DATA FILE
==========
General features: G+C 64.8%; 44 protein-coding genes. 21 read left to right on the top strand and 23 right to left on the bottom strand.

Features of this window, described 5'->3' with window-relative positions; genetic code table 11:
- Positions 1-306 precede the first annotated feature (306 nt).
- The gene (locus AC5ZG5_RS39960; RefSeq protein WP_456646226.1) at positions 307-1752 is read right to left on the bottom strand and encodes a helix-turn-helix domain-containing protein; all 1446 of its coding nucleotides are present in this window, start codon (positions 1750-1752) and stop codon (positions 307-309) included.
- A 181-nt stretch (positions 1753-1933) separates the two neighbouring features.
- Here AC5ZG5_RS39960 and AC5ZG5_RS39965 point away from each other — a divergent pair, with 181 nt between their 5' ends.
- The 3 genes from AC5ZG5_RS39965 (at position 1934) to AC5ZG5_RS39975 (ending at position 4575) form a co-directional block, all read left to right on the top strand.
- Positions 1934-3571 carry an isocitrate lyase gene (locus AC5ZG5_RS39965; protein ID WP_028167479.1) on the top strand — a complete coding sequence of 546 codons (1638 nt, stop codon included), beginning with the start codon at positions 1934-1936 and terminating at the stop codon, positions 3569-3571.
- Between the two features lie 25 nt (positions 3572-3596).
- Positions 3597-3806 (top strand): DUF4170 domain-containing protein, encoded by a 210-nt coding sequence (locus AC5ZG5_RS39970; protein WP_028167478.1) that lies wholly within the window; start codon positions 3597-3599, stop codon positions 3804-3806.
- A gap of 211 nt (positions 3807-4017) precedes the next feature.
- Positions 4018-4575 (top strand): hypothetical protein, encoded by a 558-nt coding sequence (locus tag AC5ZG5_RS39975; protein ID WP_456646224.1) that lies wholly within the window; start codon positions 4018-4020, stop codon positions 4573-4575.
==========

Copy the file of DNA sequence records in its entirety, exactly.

General features: G+C 64.8%; 44 protein-coding genes. 21 read left to right on the top strand and 23 right to left on the bottom strand.

Features of this window, described 5'->3' with window-relative positions; genetic code table 11:
- Positions 1-306 precede the first annotated feature (306 nt).
- The gene (locus AC5ZG5_RS39960; RefSeq protein WP_456646226.1) at positions 307-1752 is read right to left on the bottom strand and encodes a helix-turn-helix domain-containing protein; all 1446 of its coding nucleotides are present in this window, start codon (positions 1750-1752) and stop codon (positions 307-309) included.
- A 181-nt stretch (positions 1753-1933) separates the two neighbouring features.
- Here AC5ZG5_RS39960 and AC5ZG5_RS39965 point away from each other — a divergent pair, with 181 nt between their 5' ends.
- The 3 genes from AC5ZG5_RS39965 (at position 1934) to AC5ZG5_RS39975 (ending at position 4575) form a co-directional block, all read left to right on the top strand.
- Positions 1934-3571 carry an isocitrate lyase gene (locus AC5ZG5_RS39965; protein ID WP_028167479.1) on the top strand — a complete coding sequence of 546 codons (1638 nt, stop codon included), beginning with the start codon at positions 1934-1936 and terminating at the stop codon, positions 3569-3571.
- Between the two features lie 25 nt (positions 3572-3596).
- Positions 3597-3806 (top strand): DUF4170 domain-containing protein, encoded by a 210-nt coding sequence (locus AC5ZG5_RS39970; protein WP_028167478.1) that lies wholly within the window; start codon positions 3597-3599, stop codon positions 3804-3806.
- A gap of 211 nt (positions 3807-4017) precedes the next feature.
- Positions 4018-4575 (top strand): hypothetical protein, encoded by a 558-nt coding sequence (locus tag AC5ZG5_RS39975; protein ID WP_456646224.1) that lies wholly within the window; start codon positions 4018-4020, stop codon positions 4573-4575.